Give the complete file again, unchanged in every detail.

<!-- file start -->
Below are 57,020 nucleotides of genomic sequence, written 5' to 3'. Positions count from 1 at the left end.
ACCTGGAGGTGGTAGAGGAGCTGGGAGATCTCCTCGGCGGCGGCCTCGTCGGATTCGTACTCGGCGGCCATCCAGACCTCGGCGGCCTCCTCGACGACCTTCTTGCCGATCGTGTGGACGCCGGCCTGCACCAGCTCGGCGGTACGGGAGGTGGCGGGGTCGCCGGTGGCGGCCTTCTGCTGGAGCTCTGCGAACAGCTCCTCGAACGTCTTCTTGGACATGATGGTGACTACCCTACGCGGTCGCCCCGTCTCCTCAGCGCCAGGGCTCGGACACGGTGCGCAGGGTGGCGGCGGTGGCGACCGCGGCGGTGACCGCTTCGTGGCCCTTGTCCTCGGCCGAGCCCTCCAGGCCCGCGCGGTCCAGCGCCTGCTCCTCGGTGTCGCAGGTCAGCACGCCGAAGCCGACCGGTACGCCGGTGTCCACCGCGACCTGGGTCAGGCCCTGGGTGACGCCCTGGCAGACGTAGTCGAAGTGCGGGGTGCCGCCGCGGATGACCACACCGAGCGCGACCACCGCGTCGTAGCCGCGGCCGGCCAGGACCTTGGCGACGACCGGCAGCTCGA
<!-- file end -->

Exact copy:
Below are 57,020 nucleotides of genomic sequence, written 5' to 3'. Positions count from 1 at the left end.
ACCTGGAGGTGGTAGAGGAGCTGGGAGATCTCCTCGGCGGCGGCCTCGTCGGATTCGTACTCGGCGGCCATCCAGACCTCGGCGGCCTCCTCGACGACCTTCTTGCCGATCGTGTGGACGCCGGCCTGCACCAGCTCGGCGGTACGGGAGGTGGCGGGGTCGCCGGTGGCGGCCTTCTGCTGGAGCTCTGCGAACAGCTCCTCGAACGTCTTCTTGGACATGATGGTGACTACCCTACGCGGTCGCCCCGTCTCCTCAGCGCCAGGGCTCGGACACGGTGCGCAGGGTGGCGGCGGTGGCGACCGCGGCGGTGACCGCTTCGTGGCCCTTGTCCTCGGCCGAGCCCTCCAGGCCCGCGCGGTCCAGCGCCTGCTCCTCGGTGTCGCAGGTCAGCACGCCGAAGCCGACCGGTACGCCGGTGTCCACCGCGACCTGGGTCAGGCCCTGGGTGACGCCCTGGCAGACGTAGTCGAAGTGCGGGGTGCCGCCGCGGATGACCACACCGAGCGCGACCACCGCGTCGTAGCCGCGGCCGGCCAGGACCTTGGCGACGACCGGCAGCTCGA